Cold hardness of Boston Ferns (Nephrolepis exaltata)?

treeguy123(AL 7b)June 3, 2008

Does anybody know the true in the ground cold hardness of a Nephrolepis exaltata? Specificaly Nephrolepis exaltata `Bostoniensis' if that matters.

I know Nephrolepis exaltata fronds are killed to the ground by frost during the winter in their northern Florida native range and then come back in the spring, but what is the coldest they can take when in the ground and still sprout back in the spring every year like so many native ferns do here?

I know for a fact they can grow in the ground in USDA 8a zone or down to around 13°F (-11.5°C) and still come back each year in the spring. But can they survive in USDA zone 7a/7b outside in the ground? Here in AL we get an average low each winter around 5 to 10°F (-15 to -12°C) but some years it can get down to around 0F (-18C).

I just thought it was strange that all the sources I've looked at show it hardy just to USDA zone 8b or 9 but it seems like they might could grow outside in the ground in colder zones such as 6 or 7 at least and come back from the ground each year.

Also does anybody know a online source to buy the exact original classic cultivar: Nephrolepis exaltata `Bostoniensis'? It seems like every single nursery and store sales all the cultivars of Nephrolepis exaltata, except `Bostoniensis'.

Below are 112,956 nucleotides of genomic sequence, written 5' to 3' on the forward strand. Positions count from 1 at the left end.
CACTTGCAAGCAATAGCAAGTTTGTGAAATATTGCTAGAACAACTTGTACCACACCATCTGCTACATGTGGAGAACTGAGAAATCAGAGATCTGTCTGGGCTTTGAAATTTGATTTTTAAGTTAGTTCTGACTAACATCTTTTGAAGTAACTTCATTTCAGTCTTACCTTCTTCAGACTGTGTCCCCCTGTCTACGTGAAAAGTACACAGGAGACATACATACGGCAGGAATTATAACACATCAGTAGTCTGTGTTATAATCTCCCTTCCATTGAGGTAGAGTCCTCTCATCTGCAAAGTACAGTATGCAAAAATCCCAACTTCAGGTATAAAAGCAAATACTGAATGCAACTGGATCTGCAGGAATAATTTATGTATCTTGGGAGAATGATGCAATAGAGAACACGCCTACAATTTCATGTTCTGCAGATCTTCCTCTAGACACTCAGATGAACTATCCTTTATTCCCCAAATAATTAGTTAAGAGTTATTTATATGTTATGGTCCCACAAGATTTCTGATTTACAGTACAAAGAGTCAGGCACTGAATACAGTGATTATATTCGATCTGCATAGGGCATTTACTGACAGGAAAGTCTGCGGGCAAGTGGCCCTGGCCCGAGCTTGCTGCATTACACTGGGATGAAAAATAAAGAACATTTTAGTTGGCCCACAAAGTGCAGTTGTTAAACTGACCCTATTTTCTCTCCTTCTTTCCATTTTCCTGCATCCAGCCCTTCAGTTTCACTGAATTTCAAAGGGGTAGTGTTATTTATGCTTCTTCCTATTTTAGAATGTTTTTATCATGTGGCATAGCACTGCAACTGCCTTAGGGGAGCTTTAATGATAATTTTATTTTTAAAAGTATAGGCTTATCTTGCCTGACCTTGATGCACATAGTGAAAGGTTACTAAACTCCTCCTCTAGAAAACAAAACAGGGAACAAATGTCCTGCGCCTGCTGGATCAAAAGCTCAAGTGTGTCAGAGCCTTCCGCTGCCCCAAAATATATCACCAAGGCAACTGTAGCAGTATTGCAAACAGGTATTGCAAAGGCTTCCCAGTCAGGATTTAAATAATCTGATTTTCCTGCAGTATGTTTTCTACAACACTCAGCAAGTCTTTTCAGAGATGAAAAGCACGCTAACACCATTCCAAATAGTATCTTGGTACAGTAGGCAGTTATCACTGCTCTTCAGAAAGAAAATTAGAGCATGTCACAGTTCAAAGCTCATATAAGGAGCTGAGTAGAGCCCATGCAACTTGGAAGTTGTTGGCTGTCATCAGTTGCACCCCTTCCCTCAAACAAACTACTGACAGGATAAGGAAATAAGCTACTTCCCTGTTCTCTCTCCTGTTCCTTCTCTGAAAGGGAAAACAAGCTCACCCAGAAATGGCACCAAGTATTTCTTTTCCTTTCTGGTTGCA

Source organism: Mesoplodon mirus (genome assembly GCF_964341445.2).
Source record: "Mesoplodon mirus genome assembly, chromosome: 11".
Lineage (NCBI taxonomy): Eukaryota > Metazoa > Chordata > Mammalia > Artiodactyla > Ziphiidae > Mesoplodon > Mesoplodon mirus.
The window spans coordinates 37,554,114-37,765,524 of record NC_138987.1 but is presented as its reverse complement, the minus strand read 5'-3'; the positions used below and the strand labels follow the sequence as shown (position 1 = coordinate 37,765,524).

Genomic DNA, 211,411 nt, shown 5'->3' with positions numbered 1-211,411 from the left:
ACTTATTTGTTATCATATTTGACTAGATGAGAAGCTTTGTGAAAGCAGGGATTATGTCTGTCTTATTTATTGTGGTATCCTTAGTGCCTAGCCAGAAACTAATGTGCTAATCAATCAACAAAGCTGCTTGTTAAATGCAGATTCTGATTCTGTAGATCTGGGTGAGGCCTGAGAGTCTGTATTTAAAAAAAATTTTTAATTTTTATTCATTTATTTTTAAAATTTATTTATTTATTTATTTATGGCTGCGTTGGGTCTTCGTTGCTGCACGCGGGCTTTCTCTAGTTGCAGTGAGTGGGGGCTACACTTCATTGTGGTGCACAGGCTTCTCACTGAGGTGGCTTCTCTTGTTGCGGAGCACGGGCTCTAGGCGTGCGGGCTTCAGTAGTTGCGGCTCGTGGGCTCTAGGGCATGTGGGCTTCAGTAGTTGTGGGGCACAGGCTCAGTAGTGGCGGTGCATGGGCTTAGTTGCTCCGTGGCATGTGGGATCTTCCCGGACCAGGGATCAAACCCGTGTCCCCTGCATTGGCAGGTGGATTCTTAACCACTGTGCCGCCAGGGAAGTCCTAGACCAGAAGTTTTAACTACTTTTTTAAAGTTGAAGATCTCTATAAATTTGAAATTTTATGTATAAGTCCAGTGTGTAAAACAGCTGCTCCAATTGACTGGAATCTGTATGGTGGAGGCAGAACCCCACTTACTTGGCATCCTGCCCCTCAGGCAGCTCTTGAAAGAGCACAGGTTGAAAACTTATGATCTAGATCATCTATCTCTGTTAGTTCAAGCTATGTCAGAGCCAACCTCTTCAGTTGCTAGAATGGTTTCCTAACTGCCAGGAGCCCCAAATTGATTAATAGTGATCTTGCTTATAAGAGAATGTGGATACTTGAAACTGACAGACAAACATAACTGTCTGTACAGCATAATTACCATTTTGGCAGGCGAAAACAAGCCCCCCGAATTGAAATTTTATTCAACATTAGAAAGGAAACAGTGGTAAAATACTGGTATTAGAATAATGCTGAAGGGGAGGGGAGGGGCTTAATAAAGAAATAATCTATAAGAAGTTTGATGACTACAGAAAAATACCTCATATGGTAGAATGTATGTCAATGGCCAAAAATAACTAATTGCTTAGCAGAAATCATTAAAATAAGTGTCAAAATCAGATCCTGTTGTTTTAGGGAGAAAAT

Any help would be very appreciated.

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What do you mean by "in the ground cold hardness"? Or did you mean "hardiness"?



Here is a link that might be useful: how to care for ferns

    Bookmark   June 29, 2008 at 2:32PM
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greenman28 NorCal 7b/8a

Pretty obviously meant versus container.

I can't answer the question, though.

    Bookmark   June 30, 2008 at 9:40AM
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treeguy123(AL 7b)

Yes, greenman28 is right, I was meaning in the ground, not in a container.
If a plant is left in a pot in the freezing winter, the roots can freeze easy and die, compared to in the ground were the roots are insulated much more from the cold.

    Bookmark   July 8, 2008 at 9:06PM
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